Today some new images from Suzanna.
The images were shot during a 1:1 workshop in our studio.
Today some new images from Suzanna.
Not that long ago we took analogue photos, we thought about composition and were careful before pressing the shutter. We brought our film to a photo lab, where they were developed, we picked them up later and we glued them in a book. The best pictures you ordered in poster size and found a nice place for them on your wall.
This excitement and waiting is long gone. We live in the digital age. We make photos with our phone and see results immediately. Sometimes, on special occasions, we create photo-books online. But mostly photos are only shared via social media. Phones are rarely backup-ed and are often lost or damaged and if you don’t have a good backup strategy, your images will never be seen again….
Although professional photographers (most of the time) don’t loose their photos because they create backups on one, two or even three different devices, they often also don’t make prints anymore. Almost every photographer mails or transfer his/hers photo’s to their client, so no printing is involved.
On many photography shows there are a lot of printing companies and I often wonder; why? I found the answer in a magazine about printing I received on one of those shows and are happy to share with you. It really got me thinking.
1. Prints are (almost) forever; in the right circumstances a good inkjet print will hold for over 100 years. They don’t get lost or damaged when your harddisk crashes and you don’t have to check them regularly like digital photos on drives, which can get corrupted or fail as the years go by, a lot of people don’t know that a drive has to be used every once in a while because otherwise they will loose information.
2. Quality; a large print has more impact then you computer monitor will ever have. A monitor is only a certain size, you can of course zoom in but seeing a print in the right composition and with full detail blown up to a „proper” size is an experience that always wows me.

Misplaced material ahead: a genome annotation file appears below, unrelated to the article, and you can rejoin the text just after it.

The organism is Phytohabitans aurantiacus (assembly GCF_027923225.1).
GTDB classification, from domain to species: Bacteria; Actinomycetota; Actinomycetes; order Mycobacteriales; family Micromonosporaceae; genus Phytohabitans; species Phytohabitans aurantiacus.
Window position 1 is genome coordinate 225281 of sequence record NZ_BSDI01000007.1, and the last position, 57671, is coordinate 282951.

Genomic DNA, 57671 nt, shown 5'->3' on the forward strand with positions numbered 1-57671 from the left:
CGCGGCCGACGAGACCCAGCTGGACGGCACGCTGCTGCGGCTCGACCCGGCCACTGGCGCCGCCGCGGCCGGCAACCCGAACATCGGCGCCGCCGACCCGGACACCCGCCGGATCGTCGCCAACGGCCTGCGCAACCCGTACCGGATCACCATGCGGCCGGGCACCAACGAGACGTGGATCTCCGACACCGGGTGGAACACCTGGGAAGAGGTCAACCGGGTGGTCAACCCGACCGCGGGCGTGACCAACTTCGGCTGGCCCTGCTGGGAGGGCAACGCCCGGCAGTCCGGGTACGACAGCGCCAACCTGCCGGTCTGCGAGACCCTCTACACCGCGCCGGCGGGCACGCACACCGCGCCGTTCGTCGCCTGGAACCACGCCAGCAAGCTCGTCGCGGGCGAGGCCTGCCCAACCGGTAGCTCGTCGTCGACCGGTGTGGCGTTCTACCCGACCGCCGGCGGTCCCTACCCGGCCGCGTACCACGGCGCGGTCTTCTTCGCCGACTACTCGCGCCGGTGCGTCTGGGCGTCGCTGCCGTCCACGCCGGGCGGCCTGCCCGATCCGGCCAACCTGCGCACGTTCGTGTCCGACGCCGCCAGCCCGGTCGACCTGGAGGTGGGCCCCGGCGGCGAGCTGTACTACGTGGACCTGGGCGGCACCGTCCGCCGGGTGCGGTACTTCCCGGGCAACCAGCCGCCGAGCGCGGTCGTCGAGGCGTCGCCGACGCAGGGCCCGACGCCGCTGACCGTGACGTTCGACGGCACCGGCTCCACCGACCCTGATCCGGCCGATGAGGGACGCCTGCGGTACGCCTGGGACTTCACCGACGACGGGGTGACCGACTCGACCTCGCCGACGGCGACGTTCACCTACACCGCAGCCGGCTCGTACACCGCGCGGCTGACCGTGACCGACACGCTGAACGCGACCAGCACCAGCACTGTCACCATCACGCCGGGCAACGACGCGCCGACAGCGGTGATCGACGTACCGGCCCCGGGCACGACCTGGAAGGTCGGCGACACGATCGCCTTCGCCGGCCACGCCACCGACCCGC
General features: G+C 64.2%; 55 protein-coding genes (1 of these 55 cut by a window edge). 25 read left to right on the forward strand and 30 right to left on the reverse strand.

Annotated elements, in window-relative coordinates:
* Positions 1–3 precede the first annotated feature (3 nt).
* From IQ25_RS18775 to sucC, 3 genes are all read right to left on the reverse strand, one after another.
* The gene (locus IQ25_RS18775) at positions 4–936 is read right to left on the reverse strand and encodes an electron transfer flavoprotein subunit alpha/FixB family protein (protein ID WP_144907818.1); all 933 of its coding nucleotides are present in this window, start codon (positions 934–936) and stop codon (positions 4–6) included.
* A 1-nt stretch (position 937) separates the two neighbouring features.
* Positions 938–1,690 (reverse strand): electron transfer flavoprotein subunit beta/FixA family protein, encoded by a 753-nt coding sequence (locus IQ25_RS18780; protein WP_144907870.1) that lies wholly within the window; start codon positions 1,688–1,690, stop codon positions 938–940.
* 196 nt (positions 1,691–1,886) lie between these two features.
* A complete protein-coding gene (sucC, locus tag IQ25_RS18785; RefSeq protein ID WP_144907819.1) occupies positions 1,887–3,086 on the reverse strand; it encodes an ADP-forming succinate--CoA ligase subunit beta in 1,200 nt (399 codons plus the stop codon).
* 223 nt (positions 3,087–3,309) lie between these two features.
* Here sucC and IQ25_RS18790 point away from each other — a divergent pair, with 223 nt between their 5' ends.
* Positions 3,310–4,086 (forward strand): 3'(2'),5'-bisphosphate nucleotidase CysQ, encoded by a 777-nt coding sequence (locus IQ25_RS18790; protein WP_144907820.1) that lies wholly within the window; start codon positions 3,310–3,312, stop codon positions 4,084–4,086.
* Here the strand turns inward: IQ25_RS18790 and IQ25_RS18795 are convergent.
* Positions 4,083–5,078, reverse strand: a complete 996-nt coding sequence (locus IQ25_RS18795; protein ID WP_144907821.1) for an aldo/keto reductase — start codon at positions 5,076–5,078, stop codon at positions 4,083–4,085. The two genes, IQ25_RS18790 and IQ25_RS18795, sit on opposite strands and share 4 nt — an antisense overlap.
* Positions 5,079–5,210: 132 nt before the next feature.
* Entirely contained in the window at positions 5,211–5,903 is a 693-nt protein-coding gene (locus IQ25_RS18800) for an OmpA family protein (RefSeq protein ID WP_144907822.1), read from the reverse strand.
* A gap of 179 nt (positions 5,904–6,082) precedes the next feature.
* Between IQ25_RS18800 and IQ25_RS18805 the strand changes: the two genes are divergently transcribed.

3. Prints present; customers are mostly more impressed by a printed portfolio than some files on a computer or iPad. Prints you cannot only see better, hold in the light, look at it from a different angle, but you can also feel them, touch them and even smell them. Different papers have different characters. Prints have more emotion than a digital file. And you cannot swipe a print for the next. A print demands attention. You also set yourself apart from the competition by showing your prints the way there were meant to be, on paper.
4. Endproduct; with digital files you are always depending on the quality of the display the client uses, and trust me they are a LOT worse than what you use to retouch and show. A print is a finished product, meaning in the right light, it will look exactly the way you intended it. Your work/art will not be destroyed by viewing it on an uncalibrated monitor.
So do yourself a favor and check your archives. Look for your very best pictures. Learn about different kinds of paper and passe-partouts or framing. Hang them next to your monitor, sit back and enjoy the print. Quiet a difference right?
Thanks to PF magazine
Yeah we all know that feeling.
Always you bring your tripod and never use it… and than that one time you did not bring it….. you want to do some night shooting.
Luckily I could borrow one from our friends at Capture Integration in Atlanta but otherwise I would have missed these shots.
So the next time… well just bring the bloody thing.
I think I’m gonna look for a carbon fiber one, at least it’s not that heavy.
Nobody likes it (I think) but we all have to do it right?
Well during trips it’s actually always one of my photographic highlights believe it or not.
The coin laundries are often awesome to shoot at, loads of patterns, gritty things and people.
So today some of my images shot in a Laundromat in Atlanta.